Nobody who lives in a country that is experiencing coronavirus is in any doubt about the breadth of the impact of the virus on the daily life.
Lockdown, social distancing, self-isolation: they are all terms we have become very used to.
But what is it like to experience the virus in a country that has no national health service, and that doesn’t have the financial ability to be able to provide support for people when they lose their jobs? What is it like for a nation where most people live a subsistence lifestyle, surviving on a day-to-day existence, getting work where they can and when they can?
That is the reality for most of the countries where the CRED Partners are based. Malawi, Zambia, Ethiopia, Uganda, Kenya, Tanzania, Rwanda, India – for all these countries, the infrastructure to provide ‘free at the point of delivery’ support in a crisis just isn’t there, and it is the poorest who are most vulnerable.
As the governments issue announcements about restrictions being imposed to try and halt the spread of the virus, so the people at the bottom of the pecking order are the ones hit hardest.
School closures mean that children don’t get a meal to eat, and parents lose out on the all the money that they scrimped and saved for school fees.
A ban on mass gatherings means that the markets close, and so all the opportunities to sell goods, to gain some money from portering and other informal types of labour disappear in a flash, with no chance of any financial help from anywhere to bridge the gap in income.
Churches closing mean that the one place of sanctuary that many of them cling to in the week is cruelly taken, leaving a sense of bewilderment and fear.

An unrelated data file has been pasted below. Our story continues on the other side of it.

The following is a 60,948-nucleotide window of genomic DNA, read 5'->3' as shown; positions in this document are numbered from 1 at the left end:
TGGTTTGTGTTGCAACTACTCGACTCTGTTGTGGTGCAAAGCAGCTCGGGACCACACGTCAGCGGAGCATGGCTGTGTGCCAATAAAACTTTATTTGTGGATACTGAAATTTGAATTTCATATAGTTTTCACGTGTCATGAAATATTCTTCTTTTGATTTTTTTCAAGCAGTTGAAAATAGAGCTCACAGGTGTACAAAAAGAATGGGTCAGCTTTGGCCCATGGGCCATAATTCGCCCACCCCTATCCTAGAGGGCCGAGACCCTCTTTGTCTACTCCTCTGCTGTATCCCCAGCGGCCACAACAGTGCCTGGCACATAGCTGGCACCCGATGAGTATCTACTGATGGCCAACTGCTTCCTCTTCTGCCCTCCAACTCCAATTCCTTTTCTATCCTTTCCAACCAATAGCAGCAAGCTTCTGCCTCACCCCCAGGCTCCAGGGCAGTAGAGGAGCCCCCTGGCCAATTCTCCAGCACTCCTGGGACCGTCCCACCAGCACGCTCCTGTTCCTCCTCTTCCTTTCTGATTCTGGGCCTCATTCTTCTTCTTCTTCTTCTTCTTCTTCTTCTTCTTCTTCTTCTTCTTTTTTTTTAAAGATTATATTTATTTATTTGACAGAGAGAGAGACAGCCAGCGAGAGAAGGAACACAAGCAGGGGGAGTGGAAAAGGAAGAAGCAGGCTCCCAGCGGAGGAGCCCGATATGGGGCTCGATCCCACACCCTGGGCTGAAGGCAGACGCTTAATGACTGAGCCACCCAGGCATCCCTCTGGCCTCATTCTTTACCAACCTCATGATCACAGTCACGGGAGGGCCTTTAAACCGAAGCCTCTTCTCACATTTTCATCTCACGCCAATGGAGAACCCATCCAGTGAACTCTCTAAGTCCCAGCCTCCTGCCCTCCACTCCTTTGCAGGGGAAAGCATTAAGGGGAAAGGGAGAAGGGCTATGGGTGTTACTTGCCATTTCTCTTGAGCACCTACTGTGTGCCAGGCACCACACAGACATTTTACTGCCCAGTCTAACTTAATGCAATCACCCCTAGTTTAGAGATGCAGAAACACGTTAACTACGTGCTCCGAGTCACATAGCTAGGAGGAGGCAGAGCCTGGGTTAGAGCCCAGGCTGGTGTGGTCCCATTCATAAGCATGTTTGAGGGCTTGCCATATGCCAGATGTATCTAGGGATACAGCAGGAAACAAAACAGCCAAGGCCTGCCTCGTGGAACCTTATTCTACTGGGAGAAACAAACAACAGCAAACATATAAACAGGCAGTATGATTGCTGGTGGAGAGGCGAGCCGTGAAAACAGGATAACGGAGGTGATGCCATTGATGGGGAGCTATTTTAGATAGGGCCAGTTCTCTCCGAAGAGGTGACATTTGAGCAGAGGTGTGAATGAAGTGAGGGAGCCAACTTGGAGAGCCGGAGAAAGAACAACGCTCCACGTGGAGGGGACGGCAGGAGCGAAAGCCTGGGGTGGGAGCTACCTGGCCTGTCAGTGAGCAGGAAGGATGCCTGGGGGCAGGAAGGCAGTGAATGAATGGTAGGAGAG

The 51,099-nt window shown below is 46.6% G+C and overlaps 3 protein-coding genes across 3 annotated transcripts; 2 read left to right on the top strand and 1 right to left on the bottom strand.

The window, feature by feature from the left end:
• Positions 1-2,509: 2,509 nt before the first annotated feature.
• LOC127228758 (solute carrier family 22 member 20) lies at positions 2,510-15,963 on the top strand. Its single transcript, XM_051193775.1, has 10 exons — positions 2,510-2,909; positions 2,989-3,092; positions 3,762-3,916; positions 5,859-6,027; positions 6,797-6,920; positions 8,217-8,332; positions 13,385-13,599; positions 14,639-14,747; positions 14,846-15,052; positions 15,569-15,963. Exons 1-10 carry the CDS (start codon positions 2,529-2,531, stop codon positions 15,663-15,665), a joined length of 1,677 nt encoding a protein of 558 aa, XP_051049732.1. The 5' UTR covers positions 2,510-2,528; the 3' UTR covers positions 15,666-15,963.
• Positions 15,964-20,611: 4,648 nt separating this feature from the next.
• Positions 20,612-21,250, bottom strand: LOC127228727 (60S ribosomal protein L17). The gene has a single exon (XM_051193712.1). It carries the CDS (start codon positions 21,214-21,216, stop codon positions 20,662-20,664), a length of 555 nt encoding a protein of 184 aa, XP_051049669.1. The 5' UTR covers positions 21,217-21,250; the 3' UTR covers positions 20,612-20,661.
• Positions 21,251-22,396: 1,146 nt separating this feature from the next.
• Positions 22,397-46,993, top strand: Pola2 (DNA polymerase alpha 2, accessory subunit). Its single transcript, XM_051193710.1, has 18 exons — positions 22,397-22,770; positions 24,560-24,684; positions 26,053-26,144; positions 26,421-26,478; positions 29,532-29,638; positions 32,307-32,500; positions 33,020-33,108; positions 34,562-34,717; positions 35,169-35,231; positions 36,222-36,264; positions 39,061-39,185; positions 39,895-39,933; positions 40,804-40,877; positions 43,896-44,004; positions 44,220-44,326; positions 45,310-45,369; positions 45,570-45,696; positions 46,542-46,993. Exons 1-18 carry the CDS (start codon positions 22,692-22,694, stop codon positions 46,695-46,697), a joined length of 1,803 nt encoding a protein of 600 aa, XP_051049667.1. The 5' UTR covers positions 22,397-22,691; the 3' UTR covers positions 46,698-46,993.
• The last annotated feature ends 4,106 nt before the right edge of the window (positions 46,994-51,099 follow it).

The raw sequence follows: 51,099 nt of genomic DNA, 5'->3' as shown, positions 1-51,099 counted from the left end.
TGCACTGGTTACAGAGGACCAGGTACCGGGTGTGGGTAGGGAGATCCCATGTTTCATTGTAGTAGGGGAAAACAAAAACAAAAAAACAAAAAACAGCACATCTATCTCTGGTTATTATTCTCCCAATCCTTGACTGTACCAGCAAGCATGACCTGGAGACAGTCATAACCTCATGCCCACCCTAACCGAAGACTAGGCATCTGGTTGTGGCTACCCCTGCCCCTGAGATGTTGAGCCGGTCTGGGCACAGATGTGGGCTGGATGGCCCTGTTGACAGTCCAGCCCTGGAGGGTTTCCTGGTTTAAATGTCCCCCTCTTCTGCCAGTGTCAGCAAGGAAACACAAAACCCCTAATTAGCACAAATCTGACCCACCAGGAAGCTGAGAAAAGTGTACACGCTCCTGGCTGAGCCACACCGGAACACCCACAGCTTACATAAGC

A ban on public transport means that those who earn money driving bicycle taxis, or matatus, or tuk-tuks etc, all lose their source of income. But it also means that for the majority of the population, who don’t own their own vehicle, they lose the ability to get around, whether it is to the shops, or to the medical clinic, or even to escape the city back to their village where they might have more chance of surviving.
When it comes to following advice on hand-washing – well, its not easy when getting water involves walking a mile or so and then carrying a jerrycan of the precious liquid back balanced carefully on the head. Or having to pay from one’s meagre income for the privilege of being able to turn on a tap to fill a container. When access to water is that hard to come by, there are a lot more things to consider regarding what that water will be used for than just spending 20 seconds washing hands on a regular basis.
As for social-distancing and self-isolating: not easy when you live in a community of over 1million people within 1 square mile. Or when you share a 3m square ‘home’ with 8 other people.
The impacts are huge, and our partners are some of those at the front line of trying to support those who need it most.
I was in Uganda for a few days as the coronavirus started to take hold, and the speed at which despair set in was alarming to see. Food prices rose dramatically, people scrabbled to get out of the cities, everyone started to become suspicious of each other and nerves ran high. And it’s the same in other countries that have so few resources and so little capacity to adapt.
I’m not for one minute wanting to undermine the impact of coronavirus on us in the UK. I know we are all feeling the effects in many ways, and will continue to feel them for weeks, months and possibly years to come in different ways.
But do spare a thought for our partners around the world, and for the role they have within their communities, as leaders, service providers, and a place of refuge and support for the poorest members. This is certainly not an easy time for them, and they need all the prayers and support that we can give.